IB: Chris Holland has said that the club are looking for Directors and associate Directors, would you be interested or can you think of anyone who could be?
JH: It's very difficult because although they say you don't have to be a yes man in the boardroom Mr Wharton will only move forward if there's an utter yes or no depending on what the vote is and if there was a split vote he wouldn't accept it, or my understanding is that he wouldn't accept that and I don't think in a democratic world you can get between six and eight people sat round a table and everyone's going to agree with everything you're trying to do but if you're going to move forward you have to work on a majority decision and you have to debate your corner well enough to get that majority decision.
IB: Would you consider investing in the club with the current board of Directors still there?
JH: No, I did say to Mr Wharton in one of my conversations when we met some time ago when I was selling a large amount of my shares to Des Comerford that I would only invest in the club again when I thought the structure was right within the boardroom.
IB: You said you were unimpressed with Steve Wharton's reign as chairman, will you back Chris Holland as the new chairman?
JH: I'll certainly do like I do with everyone at Glanford Park and give him a chance because I think I stayed completely quiet for two years with Steve Wharton and I think Steve is to blame for where we are now, which is where we've always been, middle of the Third Division or Fourth as I call it. You can call the Premiership what you like and renumber the rest of it but we're still in the Fourth Division, mid-table. I think we've got a reasonably strong squad, I don't think there's too much wrong with the squad, I think what's wrong is the fitness levels and the coaching are not right. Chris needs to make his mark and make it quickly otherwise the perception of the public in Scunthorpe will be the same as it has been with every previous chairman.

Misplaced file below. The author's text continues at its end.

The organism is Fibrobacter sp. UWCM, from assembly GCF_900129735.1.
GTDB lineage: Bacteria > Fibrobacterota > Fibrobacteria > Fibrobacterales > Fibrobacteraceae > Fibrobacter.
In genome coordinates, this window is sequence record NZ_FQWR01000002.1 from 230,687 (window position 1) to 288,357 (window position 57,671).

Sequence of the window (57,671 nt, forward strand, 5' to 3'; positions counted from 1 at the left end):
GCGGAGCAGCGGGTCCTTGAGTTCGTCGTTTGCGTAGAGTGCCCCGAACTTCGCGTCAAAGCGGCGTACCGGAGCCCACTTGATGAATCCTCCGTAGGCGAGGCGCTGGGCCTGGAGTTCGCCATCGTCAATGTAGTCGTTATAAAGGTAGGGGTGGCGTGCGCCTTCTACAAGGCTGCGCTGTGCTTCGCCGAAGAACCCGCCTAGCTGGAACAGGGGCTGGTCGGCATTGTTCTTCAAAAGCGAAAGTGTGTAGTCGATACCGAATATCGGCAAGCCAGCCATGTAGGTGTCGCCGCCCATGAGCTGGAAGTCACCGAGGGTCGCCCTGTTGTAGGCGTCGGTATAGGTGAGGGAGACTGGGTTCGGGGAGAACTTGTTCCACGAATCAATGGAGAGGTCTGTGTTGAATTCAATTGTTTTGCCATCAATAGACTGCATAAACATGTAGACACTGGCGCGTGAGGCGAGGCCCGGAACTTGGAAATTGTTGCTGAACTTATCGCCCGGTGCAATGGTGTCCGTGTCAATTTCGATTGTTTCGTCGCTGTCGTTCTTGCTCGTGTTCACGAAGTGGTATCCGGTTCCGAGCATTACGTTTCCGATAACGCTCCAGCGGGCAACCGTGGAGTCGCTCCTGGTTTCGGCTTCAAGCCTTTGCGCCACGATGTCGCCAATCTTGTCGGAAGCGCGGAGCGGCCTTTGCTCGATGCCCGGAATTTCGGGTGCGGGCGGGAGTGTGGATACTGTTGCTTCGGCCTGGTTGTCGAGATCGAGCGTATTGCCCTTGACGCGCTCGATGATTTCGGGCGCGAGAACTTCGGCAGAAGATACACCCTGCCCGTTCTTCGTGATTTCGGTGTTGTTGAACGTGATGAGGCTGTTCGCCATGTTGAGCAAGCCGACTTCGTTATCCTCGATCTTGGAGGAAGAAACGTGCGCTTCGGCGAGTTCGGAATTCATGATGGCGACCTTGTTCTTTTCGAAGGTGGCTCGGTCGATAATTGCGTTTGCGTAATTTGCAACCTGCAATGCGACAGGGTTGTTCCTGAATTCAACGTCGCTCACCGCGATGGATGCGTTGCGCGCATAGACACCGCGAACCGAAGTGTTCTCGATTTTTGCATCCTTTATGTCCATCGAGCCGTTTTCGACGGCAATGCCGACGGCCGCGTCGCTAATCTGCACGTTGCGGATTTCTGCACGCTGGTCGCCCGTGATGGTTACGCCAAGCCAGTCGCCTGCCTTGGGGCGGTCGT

IB: What do you think has stopped Scunthorpe from emulating the success of a club like Walsall who moved into an identical stadium after ourselves when in a similar position?
JH: Well Walsall actually came and looked at Glanford Park because they were the second club to relocate and build a new stadium. I still don't think even they got it right but they got it slightly better than we did, but they've obviously got thing's right on the park which is really where fans are more concerned and I just think we need to get our coaching right and our dedication right. I think Scunthorpe United is still being run as it was in the seventies at The Old Showground, it's a four day, part-time week and until that changes it'll not change out on the park.
IB: Do you think SUFC suffer from not having a supporters club with a say in the way the club is run?